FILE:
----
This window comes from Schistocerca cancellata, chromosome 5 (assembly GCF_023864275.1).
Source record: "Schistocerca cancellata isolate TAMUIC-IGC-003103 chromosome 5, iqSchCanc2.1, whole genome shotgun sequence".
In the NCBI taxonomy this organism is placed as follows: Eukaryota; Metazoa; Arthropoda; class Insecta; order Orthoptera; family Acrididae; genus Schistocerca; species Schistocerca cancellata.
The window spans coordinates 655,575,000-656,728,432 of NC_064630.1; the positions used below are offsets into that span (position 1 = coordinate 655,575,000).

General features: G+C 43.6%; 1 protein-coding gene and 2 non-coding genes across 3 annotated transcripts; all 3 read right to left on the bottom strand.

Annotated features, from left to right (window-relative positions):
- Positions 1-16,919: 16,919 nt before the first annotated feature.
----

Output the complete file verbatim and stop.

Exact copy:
This window comes from Schistocerca cancellata, chromosome 5 (assembly GCF_023864275.1).
Source record: "Schistocerca cancellata isolate TAMUIC-IGC-003103 chromosome 5, iqSchCanc2.1, whole genome shotgun sequence".
In the NCBI taxonomy this organism is placed as follows: Eukaryota; Metazoa; Arthropoda; class Insecta; order Orthoptera; family Acrididae; genus Schistocerca; species Schistocerca cancellata.
The window spans coordinates 655,575,000-656,728,432 of NC_064630.1; the positions used below are offsets into that span (position 1 = coordinate 655,575,000).

General features: G+C 43.6%; 1 protein-coding gene and 2 non-coding genes across 3 annotated transcripts; all 3 read right to left on the bottom strand.

Annotated features, from left to right (window-relative positions):
- Positions 1-16,919: 16,919 nt before the first annotated feature.